Version History

  • 1.0, Initial community release
  • 1.1, Minor PowerShell fixes
  • 1.2, Minor PowerShell fixes

Links

Additional Credits

The script is based on Mr Tony Redmonds blog post http://thoughtsofanidlemind.com/2014/09/05/reporting-delegate-access-to-exchange-mailboxes/

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Last updated: 2018-01-24

 

Exchange Server 2007 Exchange Server 2010 Description

This script will generate a report for Exchange 2007/2010 Public Folder Replication. It returns general information, such as total number of public folders, total items in all public folders, total size of all items, the top 20 largest folders, and more. Additionally, it lists each Public Folder and the replication status on each server.

By default, this script will scan the entire Exchange environment in the current domain and all public folders. This can be limited by using the -ComputerName and -FolderPath parameters.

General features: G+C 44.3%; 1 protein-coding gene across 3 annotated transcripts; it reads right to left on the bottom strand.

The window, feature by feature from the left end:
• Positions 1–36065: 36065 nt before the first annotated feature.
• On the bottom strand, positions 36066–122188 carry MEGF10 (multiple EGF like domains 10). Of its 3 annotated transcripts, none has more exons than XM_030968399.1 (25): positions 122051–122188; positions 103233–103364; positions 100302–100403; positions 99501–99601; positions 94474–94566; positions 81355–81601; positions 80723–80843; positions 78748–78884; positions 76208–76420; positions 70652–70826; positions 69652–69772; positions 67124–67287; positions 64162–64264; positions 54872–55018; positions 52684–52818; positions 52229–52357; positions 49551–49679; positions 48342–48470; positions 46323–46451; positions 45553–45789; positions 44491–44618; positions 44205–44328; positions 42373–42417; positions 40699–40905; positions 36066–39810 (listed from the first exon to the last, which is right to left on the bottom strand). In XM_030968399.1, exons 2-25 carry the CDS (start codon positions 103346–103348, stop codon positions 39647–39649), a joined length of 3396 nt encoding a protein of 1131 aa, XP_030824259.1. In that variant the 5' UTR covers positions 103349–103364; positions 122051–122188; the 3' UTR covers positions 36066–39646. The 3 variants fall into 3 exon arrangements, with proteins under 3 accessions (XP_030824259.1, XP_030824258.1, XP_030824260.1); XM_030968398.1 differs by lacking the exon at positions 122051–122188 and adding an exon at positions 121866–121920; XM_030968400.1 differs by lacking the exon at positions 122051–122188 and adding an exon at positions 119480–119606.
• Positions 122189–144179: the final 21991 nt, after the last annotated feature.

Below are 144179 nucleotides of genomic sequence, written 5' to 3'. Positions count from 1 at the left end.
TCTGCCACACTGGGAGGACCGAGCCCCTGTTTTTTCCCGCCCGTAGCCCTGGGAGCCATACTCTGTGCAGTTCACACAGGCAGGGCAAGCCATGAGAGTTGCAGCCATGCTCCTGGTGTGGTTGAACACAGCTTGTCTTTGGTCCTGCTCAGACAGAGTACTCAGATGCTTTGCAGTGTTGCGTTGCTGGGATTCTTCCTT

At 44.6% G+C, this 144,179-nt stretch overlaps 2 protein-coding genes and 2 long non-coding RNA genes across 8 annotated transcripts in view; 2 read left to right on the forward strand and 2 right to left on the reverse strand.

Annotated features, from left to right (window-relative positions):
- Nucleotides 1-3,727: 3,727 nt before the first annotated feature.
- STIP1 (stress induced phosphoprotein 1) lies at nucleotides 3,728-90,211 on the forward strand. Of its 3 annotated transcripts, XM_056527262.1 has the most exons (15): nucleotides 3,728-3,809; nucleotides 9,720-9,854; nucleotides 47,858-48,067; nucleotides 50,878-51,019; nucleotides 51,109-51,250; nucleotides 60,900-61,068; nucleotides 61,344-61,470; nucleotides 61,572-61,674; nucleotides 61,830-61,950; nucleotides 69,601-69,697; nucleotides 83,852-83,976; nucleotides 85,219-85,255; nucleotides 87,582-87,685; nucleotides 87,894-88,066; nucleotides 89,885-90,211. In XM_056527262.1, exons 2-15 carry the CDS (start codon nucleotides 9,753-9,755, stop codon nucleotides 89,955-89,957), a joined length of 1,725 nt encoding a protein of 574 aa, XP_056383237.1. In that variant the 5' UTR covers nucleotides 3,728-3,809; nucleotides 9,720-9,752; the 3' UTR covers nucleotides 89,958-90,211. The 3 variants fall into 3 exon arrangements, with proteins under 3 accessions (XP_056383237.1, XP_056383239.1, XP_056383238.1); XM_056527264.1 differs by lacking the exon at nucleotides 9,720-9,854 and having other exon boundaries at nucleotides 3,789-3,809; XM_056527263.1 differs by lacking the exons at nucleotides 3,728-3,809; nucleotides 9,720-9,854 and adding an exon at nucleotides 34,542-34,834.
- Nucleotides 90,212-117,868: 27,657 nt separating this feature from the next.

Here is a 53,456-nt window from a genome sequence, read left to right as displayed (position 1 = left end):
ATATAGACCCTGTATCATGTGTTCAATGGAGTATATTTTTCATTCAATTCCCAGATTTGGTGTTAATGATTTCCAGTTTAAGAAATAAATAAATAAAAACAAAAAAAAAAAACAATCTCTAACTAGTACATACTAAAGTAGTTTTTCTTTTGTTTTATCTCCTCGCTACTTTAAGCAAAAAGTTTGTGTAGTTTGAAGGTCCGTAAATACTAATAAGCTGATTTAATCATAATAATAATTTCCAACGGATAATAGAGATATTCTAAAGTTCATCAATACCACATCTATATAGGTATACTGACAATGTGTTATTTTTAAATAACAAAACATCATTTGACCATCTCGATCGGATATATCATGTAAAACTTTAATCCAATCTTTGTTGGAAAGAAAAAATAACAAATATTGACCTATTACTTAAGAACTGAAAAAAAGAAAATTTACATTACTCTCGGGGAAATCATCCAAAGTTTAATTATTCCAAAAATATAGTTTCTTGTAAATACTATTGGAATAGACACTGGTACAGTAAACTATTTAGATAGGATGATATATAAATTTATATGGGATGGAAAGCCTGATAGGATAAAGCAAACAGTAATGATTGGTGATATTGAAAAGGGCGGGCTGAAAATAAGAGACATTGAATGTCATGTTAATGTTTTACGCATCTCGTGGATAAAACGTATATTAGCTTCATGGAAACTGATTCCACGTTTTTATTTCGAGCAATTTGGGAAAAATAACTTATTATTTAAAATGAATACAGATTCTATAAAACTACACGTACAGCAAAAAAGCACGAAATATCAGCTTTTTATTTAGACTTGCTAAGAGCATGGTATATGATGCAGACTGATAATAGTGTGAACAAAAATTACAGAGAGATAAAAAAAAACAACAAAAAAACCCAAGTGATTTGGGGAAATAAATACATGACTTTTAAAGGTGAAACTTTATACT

NOTE:
This is an updated version of the Mike Walker (blog.mikewalker.me) to support non-ASCII environments.

Examples

Generate a public folder generation report for public folder \MYPUBLICFOLDER having replicas on servers MXSRV01, MXSRV02, MXSRV03

Get-PublicFolderReplicationReport.ps1 -ComputerName MXSRV01,MXSRV02,MXSRV03 -FolderPath "\MYPUBLICFOLDER" -Recurse -Subject "Public Folder Environment Report" -AsHTML -To postmaster@varunagroup.de -From postmaster@varunagroup.de -SmtpServer relay.mcsmemail.de -SendEmail

Example report

Example report

If you want to simplufy the report generation, create an addtional script: Run-PublicFolderReplicationReport.ps1

param(
    [string]$publicFolderPath = ''
)

# Variables

# Custom label for email subject
$label = 'Exchange 2007'
$recipients = 'pfreports@mcsmemail.de'
$sender = 'postmaster@mcsmemail.de'

# array of public folder servers to query
$publicFolderServers = @('EX2007-01','EX2010-01')